It turns out that this small provincial city hides some surprises yet, be it the architectural wonder that was the airport, or our pomelo lunch. Our guide must have been bemused at our foolishness – our lunch cost him relatively little, despite the prices at the airport. We found accommodation next to the Kunming student district, which turned out surprisingly pleasant, full of life and bars, in which one spoke (exclusively) Chinese. We also happened upon the best street barbeque, where we once again stole the show, and where we could not avoid the tons of spice on the food skewers. Supper was a combination of a skewered dish of unknown animals (vegetables?) and cake bread. At least we knew how to buy iced beer. At least we had mastered the art of buying cold beer.
We visited several natural points of interest like the amazing Stone Forest, which slowly transitioned into the rumble of a train headed to Dali.
The night train was clean and even likable; we were almost sorry to only use it once. Alas, on our way both on and off the train we were forced back to reality by our mishaps. We had to fight quite a bit for a spot in the great hall of the Kunming train station, and peeling sunflower seeds couldn’t compensate for the filth and the lack of personal space. Shortly before we got off the train at 6 A.M., thousands of passengers blocked the bathrooms (figuratively and literally) to… brush their teeth. Beautiful aromas wafted around from all kinds of liquids – from water and toothpaste to instant noodles.
In Dali we had the pleasure of visiting an authentic Saturday bazaar in a small village, where – you guessed it – one could buy anything. Apart from being good traders, the people and animals there were good actors – the cormorants at Erhai Lake were playing a game of “catch fish and never eat it”.
Lijiang is another obscure town full of authentic architecture and traditions. The Naxi people are artists of great potential but little fame. On the other hand, we got to try out the local health services and were struck by the speed and professionalism of the doctors, the diagnostics and treatment itself, not to mention that the whole experience cost almost nothing (we paid only for the medicine and a symbolic fee). Apart from the illness itself and the need for an interpreter (for whose quick aid we are thankful) this was a victory in the battle between China and the dabizi (“big-nosed people” in Mandarin).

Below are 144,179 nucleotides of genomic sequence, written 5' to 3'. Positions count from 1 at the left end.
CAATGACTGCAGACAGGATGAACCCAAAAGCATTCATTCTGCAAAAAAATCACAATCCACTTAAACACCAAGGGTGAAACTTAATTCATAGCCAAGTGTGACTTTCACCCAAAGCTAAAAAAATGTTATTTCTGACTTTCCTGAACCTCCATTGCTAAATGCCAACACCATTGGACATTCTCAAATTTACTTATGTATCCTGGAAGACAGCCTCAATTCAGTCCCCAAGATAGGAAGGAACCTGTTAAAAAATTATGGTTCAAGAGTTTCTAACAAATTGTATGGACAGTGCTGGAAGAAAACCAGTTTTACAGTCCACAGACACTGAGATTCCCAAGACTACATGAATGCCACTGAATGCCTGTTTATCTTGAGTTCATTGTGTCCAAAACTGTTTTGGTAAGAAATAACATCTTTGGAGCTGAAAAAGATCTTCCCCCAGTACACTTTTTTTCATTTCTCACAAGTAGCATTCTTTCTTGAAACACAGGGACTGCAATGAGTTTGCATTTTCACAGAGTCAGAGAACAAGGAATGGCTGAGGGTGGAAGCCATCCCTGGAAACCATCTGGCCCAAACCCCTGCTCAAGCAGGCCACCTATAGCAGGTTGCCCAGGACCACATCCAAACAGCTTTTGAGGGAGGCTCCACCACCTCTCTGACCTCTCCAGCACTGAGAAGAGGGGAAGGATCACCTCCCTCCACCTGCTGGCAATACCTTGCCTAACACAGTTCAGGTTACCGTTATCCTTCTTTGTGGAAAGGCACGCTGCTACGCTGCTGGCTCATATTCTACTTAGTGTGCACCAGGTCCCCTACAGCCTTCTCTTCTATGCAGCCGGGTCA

After a few more excursions into nature to beautiful places and breathtaking scenery we slowly approached the local Shangri-La or rather the Shangri-La of China.
We thought we’d reached a place of endless meditation and monastic calm, but our adventure contrasted with nature and the stereotypes. On the way to the village some old man threw himself in front of our van and we learned from a one hour quarrel involving the driver, our guide, a monk, a girl with an axe, and some other less interesting participants that even in China people purposefully throw themselves in front of cars for some yuan. Once he had his due money (we tried to film this process) the old man suddenly forgot all about his “broken” leg and skipped off along the road to find his next victim.
Our guide tried to make our time with or around him worthwhile and fun. Though he’d often sneak in some innovative compliment or fail brilliantly at being a guide, we somehow managed to accept his personality and after three days of restraining ourselves from harming him physically, we wisely gave him feedback in writing.
Guilin surprised us with its warm, humid weather and calm despite its six million inhabitants. We didn’t even get lost, thanks to a very helpful student who not only gave us directions but even personally took us to our destination. Thus we could enjoy the lively city center and the unique landscapes around – carst hills, the Li river valley, the Longji rice terraced fields. In one of the forgotten little mountain villages we were pleasantly surprised by the local women, who not only grow their hair to up to two meters, but also know how to send you off well. And so, slightly chastised, we left with smiles on our faces, and wishes for good health, we remembered again how to look positively upon the world and treasure traditions. Smiles and positivity are the right attitude towards life and the world. Come to grandma!
These moments are meant to lay bare the many faces of China – a place where everyone can find what they’re looking for. And while even a month or two are not nearly enough time to explore this vast country, it’s clear that you cannot stay bored for a single day, even if you tried.